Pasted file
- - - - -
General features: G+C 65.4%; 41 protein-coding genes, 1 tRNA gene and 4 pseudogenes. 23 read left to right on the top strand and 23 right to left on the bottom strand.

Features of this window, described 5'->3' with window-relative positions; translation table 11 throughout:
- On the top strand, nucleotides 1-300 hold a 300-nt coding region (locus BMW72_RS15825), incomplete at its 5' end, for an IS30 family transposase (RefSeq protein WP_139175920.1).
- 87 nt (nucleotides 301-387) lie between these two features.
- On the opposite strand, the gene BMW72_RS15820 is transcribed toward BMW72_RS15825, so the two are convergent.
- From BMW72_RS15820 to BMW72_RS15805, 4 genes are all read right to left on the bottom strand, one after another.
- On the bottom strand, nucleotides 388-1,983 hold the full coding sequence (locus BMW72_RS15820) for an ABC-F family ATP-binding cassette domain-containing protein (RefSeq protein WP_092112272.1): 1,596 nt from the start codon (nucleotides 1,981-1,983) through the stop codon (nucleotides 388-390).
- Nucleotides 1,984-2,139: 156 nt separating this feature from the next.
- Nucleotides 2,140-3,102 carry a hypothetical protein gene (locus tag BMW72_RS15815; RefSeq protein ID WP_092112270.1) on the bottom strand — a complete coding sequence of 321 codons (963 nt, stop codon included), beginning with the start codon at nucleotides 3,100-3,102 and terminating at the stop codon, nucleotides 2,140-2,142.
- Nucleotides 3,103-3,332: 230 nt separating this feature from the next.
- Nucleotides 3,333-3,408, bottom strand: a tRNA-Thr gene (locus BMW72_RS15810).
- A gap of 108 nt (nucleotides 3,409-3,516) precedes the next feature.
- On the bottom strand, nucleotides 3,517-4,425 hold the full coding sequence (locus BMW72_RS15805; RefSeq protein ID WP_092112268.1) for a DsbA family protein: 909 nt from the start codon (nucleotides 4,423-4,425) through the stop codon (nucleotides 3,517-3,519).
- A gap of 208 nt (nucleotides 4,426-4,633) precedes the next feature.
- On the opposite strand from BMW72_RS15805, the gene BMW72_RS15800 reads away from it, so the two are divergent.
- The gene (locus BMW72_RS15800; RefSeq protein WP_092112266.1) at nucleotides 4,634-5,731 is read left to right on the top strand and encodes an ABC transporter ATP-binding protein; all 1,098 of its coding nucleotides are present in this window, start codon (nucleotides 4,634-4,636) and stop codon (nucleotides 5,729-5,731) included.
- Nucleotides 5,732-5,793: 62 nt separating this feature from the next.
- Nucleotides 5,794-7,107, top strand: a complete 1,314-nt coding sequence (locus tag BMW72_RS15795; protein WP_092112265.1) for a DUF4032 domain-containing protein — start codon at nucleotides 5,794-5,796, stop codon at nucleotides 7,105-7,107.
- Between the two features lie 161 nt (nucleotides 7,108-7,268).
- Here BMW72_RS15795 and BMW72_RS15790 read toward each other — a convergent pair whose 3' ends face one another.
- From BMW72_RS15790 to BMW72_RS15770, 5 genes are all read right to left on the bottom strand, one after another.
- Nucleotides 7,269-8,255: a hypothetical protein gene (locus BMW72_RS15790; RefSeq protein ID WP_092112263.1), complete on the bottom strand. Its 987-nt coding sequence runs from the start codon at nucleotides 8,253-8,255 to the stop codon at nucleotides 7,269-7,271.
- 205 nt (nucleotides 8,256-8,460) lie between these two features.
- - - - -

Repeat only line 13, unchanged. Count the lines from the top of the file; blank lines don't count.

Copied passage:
- On the bottom strand, nucleotides 3,517-4,425 hold the full coding sequence (locus BMW72_RS15805; RefSeq protein ID WP_092112268.1) for a DsbA family protein: 909 nt from the start codon (nucleotides 4,423-4,425) through the stop codon (nucleotides 3,517-3,519).